Further, in the dryer section of the machine, the water vapor generated as a result of the vaporization of water from the paper web tends to collect in enclosed areas or pockets in themachine. Some of these pockets are located in the areas enclosed by the individual dryer fabrics as they travel their respective endless paths while other of these pockets are located in the areas between the arrays of dryer rolls; these latter pockets being formed by the areas circumscribed by a dryer roll, the paper web as it serpentines its way through the dryer section of the machine, and a dryer fabric. If water vapor is permitted to build-up and collect in these pockets, it may, and generally will, affect further vaporization of water from the paper web. Generally more water vapor will accumulate in the central or middle portions of the pockets than in the portions of the pockets lying nearer the lateral edges of the machine, this being due to the fact that the lateral edges lie closer to the surrounding atmosphere and are thus more readily ventilated. Since such vapor does tend to build up unevenly in the pockets, this further increases the possibility that a non-uniform moisture profile will be set up in the web.

Thus, rather than having a flat moisture profile curve, the paper web usually will have a higher moisture content near the center than at the edges; a situation which is undesirable from the standpoint of quality control.

Furthermore, there is, in some cases, a tendency'for the peak of the profile to be shifted, more or less permanently for a given paper making machine, from the exact center of the sheet nearer one edge than the other. In large part, this is caused by the practice of, and necessity for, forcing ventilating air into the several pocket-like enclosures formed by the machine components, the dryer belts and the paper web from one side of the machine.

It will be apparent from the discussion which follows, however, that the principles of the invention herein disclosed may be practiced to rectify moisture profile discontinuities in a wide range of situations, regardless of their genesis or exact nature.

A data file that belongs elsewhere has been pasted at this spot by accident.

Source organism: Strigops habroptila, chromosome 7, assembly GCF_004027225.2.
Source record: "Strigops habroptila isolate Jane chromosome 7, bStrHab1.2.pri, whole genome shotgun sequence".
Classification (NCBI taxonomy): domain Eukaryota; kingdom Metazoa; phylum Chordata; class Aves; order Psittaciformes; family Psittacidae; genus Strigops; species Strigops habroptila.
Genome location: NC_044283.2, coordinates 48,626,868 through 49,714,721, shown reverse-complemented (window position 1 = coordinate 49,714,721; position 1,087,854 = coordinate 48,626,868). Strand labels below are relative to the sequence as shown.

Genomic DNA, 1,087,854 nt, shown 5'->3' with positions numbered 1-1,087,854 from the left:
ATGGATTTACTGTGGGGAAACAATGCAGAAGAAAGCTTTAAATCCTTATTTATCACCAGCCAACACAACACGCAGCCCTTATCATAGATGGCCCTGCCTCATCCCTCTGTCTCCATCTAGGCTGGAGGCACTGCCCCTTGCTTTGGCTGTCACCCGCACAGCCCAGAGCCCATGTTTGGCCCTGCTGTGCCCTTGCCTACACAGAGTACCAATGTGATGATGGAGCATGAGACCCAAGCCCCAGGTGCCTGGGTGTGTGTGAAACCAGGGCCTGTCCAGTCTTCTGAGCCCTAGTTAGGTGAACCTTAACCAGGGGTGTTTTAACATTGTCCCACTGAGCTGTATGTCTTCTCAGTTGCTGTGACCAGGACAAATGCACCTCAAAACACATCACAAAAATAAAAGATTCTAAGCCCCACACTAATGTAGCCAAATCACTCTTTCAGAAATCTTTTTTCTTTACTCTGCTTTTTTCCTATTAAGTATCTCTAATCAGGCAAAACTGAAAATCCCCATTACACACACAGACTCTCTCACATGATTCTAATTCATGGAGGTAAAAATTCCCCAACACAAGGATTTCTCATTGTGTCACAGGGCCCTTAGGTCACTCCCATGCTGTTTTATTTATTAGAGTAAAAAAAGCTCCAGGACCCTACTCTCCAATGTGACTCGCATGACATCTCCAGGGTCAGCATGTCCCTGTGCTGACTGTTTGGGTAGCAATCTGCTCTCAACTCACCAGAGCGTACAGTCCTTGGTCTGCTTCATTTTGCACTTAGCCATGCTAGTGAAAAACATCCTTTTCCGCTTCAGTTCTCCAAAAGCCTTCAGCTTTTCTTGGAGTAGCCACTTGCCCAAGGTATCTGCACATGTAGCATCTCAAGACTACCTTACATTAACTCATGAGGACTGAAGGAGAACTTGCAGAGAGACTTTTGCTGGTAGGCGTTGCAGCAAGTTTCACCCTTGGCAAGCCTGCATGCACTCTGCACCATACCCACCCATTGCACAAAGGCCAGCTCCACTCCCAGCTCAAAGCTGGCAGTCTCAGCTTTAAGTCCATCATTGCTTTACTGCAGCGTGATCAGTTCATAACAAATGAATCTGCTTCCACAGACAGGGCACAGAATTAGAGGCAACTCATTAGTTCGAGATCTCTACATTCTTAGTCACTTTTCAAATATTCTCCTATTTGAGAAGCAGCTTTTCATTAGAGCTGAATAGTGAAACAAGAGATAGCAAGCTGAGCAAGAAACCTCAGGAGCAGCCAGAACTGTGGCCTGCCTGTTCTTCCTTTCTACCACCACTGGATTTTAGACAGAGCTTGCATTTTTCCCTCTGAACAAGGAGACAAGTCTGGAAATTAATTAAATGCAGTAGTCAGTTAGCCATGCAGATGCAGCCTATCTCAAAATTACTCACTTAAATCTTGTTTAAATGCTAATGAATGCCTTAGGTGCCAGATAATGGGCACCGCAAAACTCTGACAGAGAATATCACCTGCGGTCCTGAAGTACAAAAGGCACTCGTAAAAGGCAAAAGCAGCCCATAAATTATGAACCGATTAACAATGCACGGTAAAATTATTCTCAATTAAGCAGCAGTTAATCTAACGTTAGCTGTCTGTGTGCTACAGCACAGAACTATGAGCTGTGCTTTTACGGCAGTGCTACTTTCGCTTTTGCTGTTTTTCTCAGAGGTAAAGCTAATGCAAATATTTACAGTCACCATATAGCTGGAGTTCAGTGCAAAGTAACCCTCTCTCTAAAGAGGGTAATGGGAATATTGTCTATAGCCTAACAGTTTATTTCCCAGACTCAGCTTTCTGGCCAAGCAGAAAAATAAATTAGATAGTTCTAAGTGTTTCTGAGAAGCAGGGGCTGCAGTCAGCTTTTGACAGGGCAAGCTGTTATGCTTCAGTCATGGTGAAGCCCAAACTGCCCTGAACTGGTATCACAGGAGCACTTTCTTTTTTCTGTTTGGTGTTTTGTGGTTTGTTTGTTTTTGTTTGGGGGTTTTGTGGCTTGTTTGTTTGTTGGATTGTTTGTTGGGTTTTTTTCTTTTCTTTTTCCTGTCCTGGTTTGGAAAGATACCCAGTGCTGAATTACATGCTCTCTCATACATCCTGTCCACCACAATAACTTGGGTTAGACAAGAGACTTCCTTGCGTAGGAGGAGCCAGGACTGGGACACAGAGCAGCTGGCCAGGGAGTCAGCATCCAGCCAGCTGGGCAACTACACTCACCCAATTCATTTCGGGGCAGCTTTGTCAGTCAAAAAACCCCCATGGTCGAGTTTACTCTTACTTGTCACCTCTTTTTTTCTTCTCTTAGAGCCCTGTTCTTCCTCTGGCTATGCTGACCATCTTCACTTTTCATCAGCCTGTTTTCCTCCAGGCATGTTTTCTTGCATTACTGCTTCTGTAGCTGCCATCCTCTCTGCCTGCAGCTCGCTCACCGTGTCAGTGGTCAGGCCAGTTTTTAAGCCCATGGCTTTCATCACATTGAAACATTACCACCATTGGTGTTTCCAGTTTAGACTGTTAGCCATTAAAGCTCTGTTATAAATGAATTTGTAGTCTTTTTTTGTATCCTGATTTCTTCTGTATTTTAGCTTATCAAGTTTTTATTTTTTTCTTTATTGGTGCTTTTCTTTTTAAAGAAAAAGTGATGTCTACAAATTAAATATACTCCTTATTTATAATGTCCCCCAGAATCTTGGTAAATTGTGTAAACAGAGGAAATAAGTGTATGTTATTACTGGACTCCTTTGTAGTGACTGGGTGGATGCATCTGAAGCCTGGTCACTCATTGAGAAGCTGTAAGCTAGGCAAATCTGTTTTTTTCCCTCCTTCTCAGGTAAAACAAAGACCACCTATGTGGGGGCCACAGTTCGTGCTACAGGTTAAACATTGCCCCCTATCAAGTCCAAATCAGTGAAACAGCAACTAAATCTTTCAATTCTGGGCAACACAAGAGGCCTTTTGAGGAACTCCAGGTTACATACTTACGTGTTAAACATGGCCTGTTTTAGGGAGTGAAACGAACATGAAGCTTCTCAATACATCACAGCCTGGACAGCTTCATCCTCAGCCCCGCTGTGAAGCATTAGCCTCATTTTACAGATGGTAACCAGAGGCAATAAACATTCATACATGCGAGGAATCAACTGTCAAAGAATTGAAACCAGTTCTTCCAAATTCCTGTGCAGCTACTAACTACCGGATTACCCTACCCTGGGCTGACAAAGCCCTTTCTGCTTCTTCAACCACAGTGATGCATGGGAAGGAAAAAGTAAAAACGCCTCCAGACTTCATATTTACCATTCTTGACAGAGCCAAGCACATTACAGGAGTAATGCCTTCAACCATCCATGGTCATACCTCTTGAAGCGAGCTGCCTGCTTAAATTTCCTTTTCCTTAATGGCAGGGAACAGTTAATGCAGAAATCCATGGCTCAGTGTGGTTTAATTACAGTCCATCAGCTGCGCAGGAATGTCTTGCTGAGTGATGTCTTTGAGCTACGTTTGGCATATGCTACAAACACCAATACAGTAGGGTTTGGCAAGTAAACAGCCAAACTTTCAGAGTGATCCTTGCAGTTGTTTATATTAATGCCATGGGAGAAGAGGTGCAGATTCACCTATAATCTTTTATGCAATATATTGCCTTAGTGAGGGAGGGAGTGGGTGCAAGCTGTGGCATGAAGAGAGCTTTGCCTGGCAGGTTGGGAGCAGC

One suggestion for controlling the moisture profile of a paper web (and in particular to provide the web with a substantially'flat or uniform moisture profile) is to eliminate the vapor build-up in the dryer pockets by providing air jets or exhaust means which create a fresh air movement laterally through the dryer pockets or even at intermittent positions within each dryer pocket so as either to force or to remove the vapor therein to the surrounding atmosphere. However, as the trend in the papermaking industry today is toward machines of ever-increasingoperating width (on the order of 400 inches) it becornes increasingly more difficult and more expensive to provide such means to remove effectively the watervapor or other moist air from such machines. In fact, and due to the large width of thse machines, such means may increase rather than decrease the non-uniformity of the moisture profile of the paper web 'due to the great distances the air must travel. As such devices are mechanical in nature and generally require mechanical adaptation of existing machines, they may in many instances also be expensive, or even untenable.

Another proposed arrangement for exhausting this moist air is to provide means for directing fresh air through the dryer fabrics into the dryer pockets disposed on the opposite side thereof to force the moist air therein to the surrounding atmosphere. However, such arrangements generally require large pressures to force the fresh air into the pockets, such a pressure greatly increasing the risk of sheet flutter and/or sheet tear. Further, suitable sealing means must also be provided in such arrangements, thus adding to the cost and mechanical adaption required to produce the desired structure. Finally, such mechanisms are complex and required a substantial amount of special construction in order to adapt them to use in given papermaking machines.